Restoring The Hale Building — Patina And All

 

A March, 2012 interior shot of Willis G. Hale's decaying 1887 eponynous building at Juniper & Chestnut Streets | Photo: Michael Burlando

A March, 2012 interior shot of Willis G. Hale’s decaying 1887 eponymous building at Juniper & Chestnut Streets | Photo: Michael Burlando

  • Brickstone will soon start restoration work on the iconic Hale Building at Juniper & Chestnut Streets following the Historical Commission’s approval of the project last week. Property’s James Jennings shares the latest renderings from JKRP Architects, which retain much to Willis G. Hale’s 1887 vision (See our history on the Hale Building HERE). The major design changes to the exterior will be the building’s two-story Chestnut Street entrance piece, its sixth iteration so far. The redesign carries on the tradition of treating the Chestnut Street entryway as an exemplar of the contemporary architectural mood. Plans to remodel the Hale for a hotel has been tabled. Instead, the Hale will house creative office space from the 3rd to the 4th floor, a multi-story restaurant fronting Chestnut, a café front on Sansom, and a roofdeck topping it off. (To get a sense of what is to be lost once Brickstone cleans the floor plans, see Michael Burlando’s March 2012 photo essay for Hidden City Daily.) The developers are also considering showcasing the Gothic ornamentation on the Juniper Street façade with lights similar to their illumination of the Lit Bros. building on East Market.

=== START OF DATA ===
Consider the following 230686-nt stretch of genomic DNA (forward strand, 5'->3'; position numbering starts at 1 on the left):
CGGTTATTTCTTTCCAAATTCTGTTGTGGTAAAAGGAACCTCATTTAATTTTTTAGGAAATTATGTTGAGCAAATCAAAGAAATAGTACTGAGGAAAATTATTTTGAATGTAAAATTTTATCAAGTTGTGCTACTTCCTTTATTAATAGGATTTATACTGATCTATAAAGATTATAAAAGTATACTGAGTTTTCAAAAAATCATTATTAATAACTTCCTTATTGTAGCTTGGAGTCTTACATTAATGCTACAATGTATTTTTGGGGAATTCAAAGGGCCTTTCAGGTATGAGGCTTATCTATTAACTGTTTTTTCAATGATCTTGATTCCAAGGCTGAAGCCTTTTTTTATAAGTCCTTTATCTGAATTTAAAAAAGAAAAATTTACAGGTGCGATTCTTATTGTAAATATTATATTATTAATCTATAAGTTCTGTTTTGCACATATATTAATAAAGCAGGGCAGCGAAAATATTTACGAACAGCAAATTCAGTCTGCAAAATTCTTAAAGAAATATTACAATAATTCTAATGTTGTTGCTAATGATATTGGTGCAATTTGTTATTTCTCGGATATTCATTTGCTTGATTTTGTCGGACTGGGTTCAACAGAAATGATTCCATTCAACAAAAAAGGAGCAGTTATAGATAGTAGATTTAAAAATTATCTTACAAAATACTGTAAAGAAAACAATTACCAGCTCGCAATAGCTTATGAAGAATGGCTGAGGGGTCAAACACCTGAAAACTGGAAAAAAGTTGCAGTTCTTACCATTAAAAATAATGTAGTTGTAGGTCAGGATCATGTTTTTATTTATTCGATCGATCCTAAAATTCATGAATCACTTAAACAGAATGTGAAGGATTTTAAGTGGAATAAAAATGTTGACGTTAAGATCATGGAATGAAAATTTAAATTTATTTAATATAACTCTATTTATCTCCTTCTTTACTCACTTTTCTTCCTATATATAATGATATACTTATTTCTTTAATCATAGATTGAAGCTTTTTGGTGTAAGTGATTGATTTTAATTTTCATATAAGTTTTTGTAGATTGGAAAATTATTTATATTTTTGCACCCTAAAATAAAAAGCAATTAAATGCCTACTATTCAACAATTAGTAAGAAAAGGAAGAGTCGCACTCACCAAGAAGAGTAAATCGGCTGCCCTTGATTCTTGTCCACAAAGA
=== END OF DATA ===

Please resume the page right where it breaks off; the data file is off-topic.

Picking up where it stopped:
• CBS Philly tells us that the Bethel Burying Ground under the Weccacoe Playground has been added to the National Register of Historic Places. The news of the 19 century African American burial ground’s designation comes as Mayor Jim Kenney helped arbitrate yesterday between community members and stakeholders. Retention and renovation to the playground have been approved as long as the soil directly above the remains of the estimated 5,000 buried there is not disturbed.
  • Like the Mormons, Philadelphia’s Buddhists are getting in on the residential development game, reports Naked Philly. At 1232 Ridge Avenue, the Kuan-Yin Buddhist Association of Philadelphia, a Vietnamese Mahayana congregation operating across the street, will add two stories to an old warehouse, providing enough room for 24-units and one ground-floor retail space.
About the author

Stephen Currall recently received his BA in history from Arcadia University. Before beginning doctoral studies, he is pursuing his interest in local history, specifically just how Philadelphians engage their vibrant past. Besides skimming through 18th century letters, Steve is also interested in music and travel.

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2 Comments


  1. Queen Lane =/= Queen Village. I think you’re mixing Germantown’s potter’s field with Queen Village’s.

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